Imperative and Functional Languages

Posted: September 20, 2009 in Functional Programming

For the past couple of months I have been looking into different aspects of functional programming and learning languages like F# and Haskell.While discussing about this with my friends ( particularly to those who are developers without much academic inclination) I find it sometimes a bit difficult to explain the essence of functional programming as many are not much aware of the basic driver behind the design of the imperative languages.After going through couple of papers and articles I found the paper by John Backus titled Can Programming Be Liberated from the von Neumann Style? A Functional Style and Its Algebra of Programs captures what I was looking for but in a rather complex fashion.In this post I will try to explain the basic issues with imperative languages and essence of functional languages in a simpler fashion.

To start with let’s go back to the basics and ask the question- What is a Von Neumann Computer?This is the model based on which all the modern digital computers are designed.In it’s simplest form this comprises of a Central Processing Unit (CPU) ,a storage and a pipe connecting the two.The main purpose of the processing unit is to alter the data in the storage by exchanging information through the pipe.Backus has named this pipe as the von Neumann bottleneck.He has also mentioned in that

Not only is this tube a literal bottleneck for the data traffic of a problem, but, more importantly, it is an intellectual bottleneck that has kept us tied to wordat-a-time thinking instead of encouraging us to think in terms of the larger conceptual units of the task at hand.

Now why Backus refers to this as an intellectual bottleneck?This is because the most of the imperative languages are designed and modeled on the way a von Neumann machine operates.The similarity can be drawn as

  • Variables correspond to the computer’s storage cells
  • Control statements correspond to its jump and test instructions
  • Assignment statements correspond to its fetching, storing, and arithmetic.

So we are trying to design a language based on how the machine executing it is designed.This where the intellectual bottleneck is.

In the imperative languages

  • Developer’s have to take care of variables and thus think about memory locations.However in high level modern programming languages these details are hidden from the programmer.
  • The iterative blocks and control statements makes the programs less readable and complex.
  • The functions have Side Effects.When a function apart from returning a value makes another observable change in the system it is referred to as the Side Effect.This can happen due to shared/global state variables, IO handling, exception.The imperative languages does not provide any mechanism to control the side effects.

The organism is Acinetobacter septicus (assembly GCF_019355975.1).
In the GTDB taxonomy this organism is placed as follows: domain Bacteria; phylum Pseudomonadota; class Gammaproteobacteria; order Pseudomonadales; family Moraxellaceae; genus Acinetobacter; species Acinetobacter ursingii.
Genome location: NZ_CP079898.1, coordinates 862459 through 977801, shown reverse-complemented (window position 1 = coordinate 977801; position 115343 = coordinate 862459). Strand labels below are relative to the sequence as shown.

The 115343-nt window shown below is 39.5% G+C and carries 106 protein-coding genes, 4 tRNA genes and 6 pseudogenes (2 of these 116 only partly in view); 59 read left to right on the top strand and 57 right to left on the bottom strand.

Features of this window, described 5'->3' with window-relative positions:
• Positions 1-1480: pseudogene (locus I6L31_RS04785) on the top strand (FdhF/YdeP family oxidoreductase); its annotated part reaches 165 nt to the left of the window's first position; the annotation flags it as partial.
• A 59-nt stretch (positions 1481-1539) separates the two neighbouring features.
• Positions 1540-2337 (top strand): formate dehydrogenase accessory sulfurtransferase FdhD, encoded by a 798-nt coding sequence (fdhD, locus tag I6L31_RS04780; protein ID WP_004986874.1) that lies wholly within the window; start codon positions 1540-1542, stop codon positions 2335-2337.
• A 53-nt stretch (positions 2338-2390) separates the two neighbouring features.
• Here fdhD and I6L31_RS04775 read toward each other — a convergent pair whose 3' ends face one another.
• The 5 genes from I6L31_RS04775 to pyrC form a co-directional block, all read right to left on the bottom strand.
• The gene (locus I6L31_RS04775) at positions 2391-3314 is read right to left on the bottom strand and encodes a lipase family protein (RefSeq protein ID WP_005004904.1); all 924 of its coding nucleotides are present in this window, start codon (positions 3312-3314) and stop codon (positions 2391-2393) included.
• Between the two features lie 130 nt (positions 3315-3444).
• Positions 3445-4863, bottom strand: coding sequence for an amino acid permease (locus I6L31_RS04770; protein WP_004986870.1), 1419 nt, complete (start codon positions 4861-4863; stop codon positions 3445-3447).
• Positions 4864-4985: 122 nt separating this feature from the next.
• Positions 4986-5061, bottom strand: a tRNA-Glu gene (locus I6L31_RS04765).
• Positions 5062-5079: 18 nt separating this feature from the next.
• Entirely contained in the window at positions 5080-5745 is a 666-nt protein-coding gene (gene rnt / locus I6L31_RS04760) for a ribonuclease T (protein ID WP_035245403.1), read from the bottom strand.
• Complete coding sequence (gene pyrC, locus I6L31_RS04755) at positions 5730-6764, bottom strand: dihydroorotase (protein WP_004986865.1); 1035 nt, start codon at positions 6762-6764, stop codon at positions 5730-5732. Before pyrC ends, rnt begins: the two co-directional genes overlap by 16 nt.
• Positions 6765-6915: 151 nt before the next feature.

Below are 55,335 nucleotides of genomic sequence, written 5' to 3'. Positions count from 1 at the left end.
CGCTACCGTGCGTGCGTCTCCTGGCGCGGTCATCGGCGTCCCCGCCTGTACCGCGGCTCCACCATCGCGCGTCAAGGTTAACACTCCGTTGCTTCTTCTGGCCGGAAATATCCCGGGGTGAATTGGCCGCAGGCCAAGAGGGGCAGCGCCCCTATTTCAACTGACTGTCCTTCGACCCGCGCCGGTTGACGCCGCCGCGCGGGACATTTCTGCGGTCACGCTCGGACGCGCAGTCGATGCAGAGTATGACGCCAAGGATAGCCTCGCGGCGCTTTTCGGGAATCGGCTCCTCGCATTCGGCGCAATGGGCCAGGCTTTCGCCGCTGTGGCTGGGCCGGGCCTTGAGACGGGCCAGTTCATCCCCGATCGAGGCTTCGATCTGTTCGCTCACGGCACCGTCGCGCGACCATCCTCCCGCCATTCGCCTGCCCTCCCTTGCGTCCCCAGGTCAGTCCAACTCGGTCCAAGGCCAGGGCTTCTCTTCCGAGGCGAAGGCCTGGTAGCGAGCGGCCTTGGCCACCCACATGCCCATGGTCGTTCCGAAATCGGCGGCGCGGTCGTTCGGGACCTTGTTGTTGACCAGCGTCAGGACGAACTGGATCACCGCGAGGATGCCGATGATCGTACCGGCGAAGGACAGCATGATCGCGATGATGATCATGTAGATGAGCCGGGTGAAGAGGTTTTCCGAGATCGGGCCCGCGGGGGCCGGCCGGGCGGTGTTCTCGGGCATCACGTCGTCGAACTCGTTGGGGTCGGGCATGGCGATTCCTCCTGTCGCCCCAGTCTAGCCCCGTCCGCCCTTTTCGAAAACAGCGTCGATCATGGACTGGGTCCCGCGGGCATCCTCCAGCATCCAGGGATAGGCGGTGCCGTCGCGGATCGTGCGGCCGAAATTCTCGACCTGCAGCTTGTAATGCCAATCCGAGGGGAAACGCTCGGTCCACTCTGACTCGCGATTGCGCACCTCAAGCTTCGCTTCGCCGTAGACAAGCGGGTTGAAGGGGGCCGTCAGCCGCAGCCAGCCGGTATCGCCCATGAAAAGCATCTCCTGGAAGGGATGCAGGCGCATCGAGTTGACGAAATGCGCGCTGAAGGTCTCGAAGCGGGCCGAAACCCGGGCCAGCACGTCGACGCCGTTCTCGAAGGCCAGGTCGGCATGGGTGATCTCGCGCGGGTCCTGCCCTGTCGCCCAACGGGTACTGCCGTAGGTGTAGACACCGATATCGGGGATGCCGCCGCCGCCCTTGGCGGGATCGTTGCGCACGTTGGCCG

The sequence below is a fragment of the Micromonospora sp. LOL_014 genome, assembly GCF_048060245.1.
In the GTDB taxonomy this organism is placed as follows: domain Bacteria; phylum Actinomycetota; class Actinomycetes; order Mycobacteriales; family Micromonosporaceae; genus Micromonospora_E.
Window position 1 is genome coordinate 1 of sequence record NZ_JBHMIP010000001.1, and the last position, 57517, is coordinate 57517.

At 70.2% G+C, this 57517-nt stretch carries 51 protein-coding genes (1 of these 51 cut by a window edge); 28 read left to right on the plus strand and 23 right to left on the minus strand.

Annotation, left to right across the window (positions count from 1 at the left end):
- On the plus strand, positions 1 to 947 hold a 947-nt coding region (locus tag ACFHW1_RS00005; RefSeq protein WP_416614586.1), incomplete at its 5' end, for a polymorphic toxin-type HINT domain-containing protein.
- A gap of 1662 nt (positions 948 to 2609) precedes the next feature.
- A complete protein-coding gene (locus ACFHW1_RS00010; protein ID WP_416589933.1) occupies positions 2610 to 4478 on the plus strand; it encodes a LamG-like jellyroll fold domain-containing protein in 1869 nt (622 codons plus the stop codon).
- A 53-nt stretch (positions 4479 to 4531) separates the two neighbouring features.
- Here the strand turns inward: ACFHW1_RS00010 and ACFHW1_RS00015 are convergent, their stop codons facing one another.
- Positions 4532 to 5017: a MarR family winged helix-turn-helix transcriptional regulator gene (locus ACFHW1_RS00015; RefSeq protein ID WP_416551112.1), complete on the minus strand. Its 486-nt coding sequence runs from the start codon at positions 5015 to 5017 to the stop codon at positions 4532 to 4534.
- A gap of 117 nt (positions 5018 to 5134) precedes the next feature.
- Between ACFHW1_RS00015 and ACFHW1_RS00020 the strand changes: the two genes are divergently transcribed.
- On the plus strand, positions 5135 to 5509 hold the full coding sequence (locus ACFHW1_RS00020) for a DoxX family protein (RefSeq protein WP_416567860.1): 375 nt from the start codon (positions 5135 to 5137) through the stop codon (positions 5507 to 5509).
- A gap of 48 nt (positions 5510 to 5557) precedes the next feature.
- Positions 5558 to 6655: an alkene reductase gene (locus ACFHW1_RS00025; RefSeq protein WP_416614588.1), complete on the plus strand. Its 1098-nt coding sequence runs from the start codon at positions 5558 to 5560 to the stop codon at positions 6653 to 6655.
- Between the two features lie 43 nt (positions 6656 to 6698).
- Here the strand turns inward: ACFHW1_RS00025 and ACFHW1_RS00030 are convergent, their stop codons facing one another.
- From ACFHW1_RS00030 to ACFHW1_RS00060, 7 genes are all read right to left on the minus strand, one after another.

• The use of shared state and other side effects makes the imperative languages a bad choice for parallel/concurrent programming.For concurrent execution we have to think about deadlocks/race conditions etc. in case of an imperative language.

A pure functional language on the other hand

  • Has functions as first class citizens and every computation is treated as a function.
  • Does not make use of variables and assignments as an imperative language.Every variable is immutable.
  • There are no iterative blocks all repetitive tasks are done using recursion.
  • As there is no state and mutable data
    • functional language is said to have no side effects but in stricter terms I should say controlled side effects.
      • functional languages maintain Referential Transparency.i.e. a function whenever called using same argument returns the same result
    • functional language is a better candidate for concurrent programming

For those are not familiar with functional languages will find the features of functional languages difficult to appreciate at this point.In the next couple of posts I will elaborate on this features irrespective of any language.

  1. Kevin says:

    You have just mentioned the negatives of imperative languages. But we should remember that in software development wisdom, there is no panacea in languages. It is the intelligence to use the proper tool for the proper job rather than sticking to any particular type of language. So we cannot say that one type of language is better than another. Yes, but we can conclude that one type of language is better suited for a particular job.

  2. sankarsan says:

    @Kevin, thanks for your comment.I appreciate and agree to your viewpoint.
    Intention here was to focus on the limitations of imperative style and how functional approach might help to overcome some of those bottlenecks

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